On Tuesday morning, ESPN’s David Schoenfield posted an article outlining the player each team should be least willing to deal as this season’s trade deadline approaches. For contenders likely to be buying at the deadline, he focused on top-end prospect talent they should retain for the future — like the Indians’ star outfield prospect Clint Frazier. For teams likely to be selling, he focused on established major-league players they should hang on to — like Jose Quintana for the White Sox.
For the Tigers, he chose their top hitting prospect, Christin Stewart, as the most untouchable player in the organization. He doesn’t offer much as an explanation for his selection, but it does make sense. Stewart was taken by the Tigers with the 34th overall pick in the 2015 draft, and has been lighting the minor leagues on fire ever since, displaying a combination of power and discipline rarely seen in 22-year-old prospects. He is definitely a guy the Tigers' would like to hang on to.
But there are plenty of other players in the running for "most untouchable" in the Tigers’ organization. For one, pitching prospect Beau Burrows is in a similar situation as Stewart, but many believe Burrows is the better prospect. The Tigers took him 12 picks above Stewart in the same draft after all, and at only 19 years old, he has plenty of room to grow. Reliever Joe Jimenez has dominated the minor leagues at every stop, and is already being called the closer of the future by many. Each of the three young prospects could provide the Tigers with cheap production in the next few years, which they desperately need.
The Tigers also have a few young, cost-controlled players that have graduated from prospect status, but would still carry loads of value in a hypothetical trade with a rebuilding team. Michael Fulmer leads the group, as his stellar season would have any team drooling over his six remaining years of control. Daniel Norris is similar, albeit without the early returns to support him. And while Nick Castellanos is getting close to his arbitration years, his bat will be more than worth his salary over the next three years.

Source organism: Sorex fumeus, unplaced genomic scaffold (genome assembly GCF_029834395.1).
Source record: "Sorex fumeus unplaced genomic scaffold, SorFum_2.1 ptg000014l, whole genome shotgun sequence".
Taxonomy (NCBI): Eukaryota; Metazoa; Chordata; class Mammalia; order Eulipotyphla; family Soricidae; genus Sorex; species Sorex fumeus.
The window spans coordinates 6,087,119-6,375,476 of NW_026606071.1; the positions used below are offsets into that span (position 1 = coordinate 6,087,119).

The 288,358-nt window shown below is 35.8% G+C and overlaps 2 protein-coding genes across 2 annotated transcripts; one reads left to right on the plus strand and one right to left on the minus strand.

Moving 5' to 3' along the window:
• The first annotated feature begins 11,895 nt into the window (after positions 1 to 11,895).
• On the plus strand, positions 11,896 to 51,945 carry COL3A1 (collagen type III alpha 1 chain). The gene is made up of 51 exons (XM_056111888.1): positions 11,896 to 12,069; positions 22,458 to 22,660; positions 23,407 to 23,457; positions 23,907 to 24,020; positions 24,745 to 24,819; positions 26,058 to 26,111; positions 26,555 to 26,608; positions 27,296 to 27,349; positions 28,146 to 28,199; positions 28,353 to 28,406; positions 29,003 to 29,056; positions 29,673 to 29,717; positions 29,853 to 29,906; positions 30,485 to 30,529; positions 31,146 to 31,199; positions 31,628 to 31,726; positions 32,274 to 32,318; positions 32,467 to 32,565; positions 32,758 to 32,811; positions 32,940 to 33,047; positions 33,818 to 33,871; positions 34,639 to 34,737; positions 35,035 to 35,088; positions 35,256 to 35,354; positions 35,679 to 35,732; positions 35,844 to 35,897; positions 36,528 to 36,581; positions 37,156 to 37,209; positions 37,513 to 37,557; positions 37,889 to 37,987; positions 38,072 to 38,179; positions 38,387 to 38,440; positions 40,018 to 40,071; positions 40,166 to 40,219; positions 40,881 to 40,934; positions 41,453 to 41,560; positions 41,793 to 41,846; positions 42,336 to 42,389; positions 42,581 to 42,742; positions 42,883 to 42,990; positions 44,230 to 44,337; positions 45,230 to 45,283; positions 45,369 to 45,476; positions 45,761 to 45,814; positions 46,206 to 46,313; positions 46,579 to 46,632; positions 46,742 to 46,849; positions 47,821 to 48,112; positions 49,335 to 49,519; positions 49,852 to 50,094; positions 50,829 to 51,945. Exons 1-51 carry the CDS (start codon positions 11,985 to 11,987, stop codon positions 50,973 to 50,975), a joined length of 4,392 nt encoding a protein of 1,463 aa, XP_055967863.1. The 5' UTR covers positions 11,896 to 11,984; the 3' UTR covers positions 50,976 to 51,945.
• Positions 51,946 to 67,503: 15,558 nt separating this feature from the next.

On the other hand, it's still a possibility that the Tigers will be sellers at the deadline. As of Tuesday morning, they are four games back in the AL Wild Card race and 5 1/2 games behind the Indians in the Central. If they choose to offload some established players to supplement the farm system — like they did last year — it's a very different group of players they would be looking to deal.
Cameron Maybin and Francisco Rodriguez are on somewhat team-friendly contracts that both include an option for the 2017 season. Likewise, J.D. Martinez is scheduled to become a free agent after 2017, and Ian Kinsler's contract includes an option for the 2018 season.
Any of the four veterans could fetch reinforcements for the prospect pool, with Kinsler and Martinez potentially bringing in a haul that would rival what Dave Dombrowski managed to get a year ago. But with the Tigers seemingly looking to contend in 2017, there is plenty of reason to hang on to them as well. Any improvement from such a fire sale would take several years to materialize.
With the Tigers planted firmly in the gray area between buying and selling, there are a multitude of perspectives on which players they should trade, and which should be held on to. Many fans believe the Tigers' best course of action is to stand pat (and general manager Al Avila appears to agree), and standing pat requires a lot of not-trading. There are many players the Tigers shouldn't trade, but which is the most untouchable?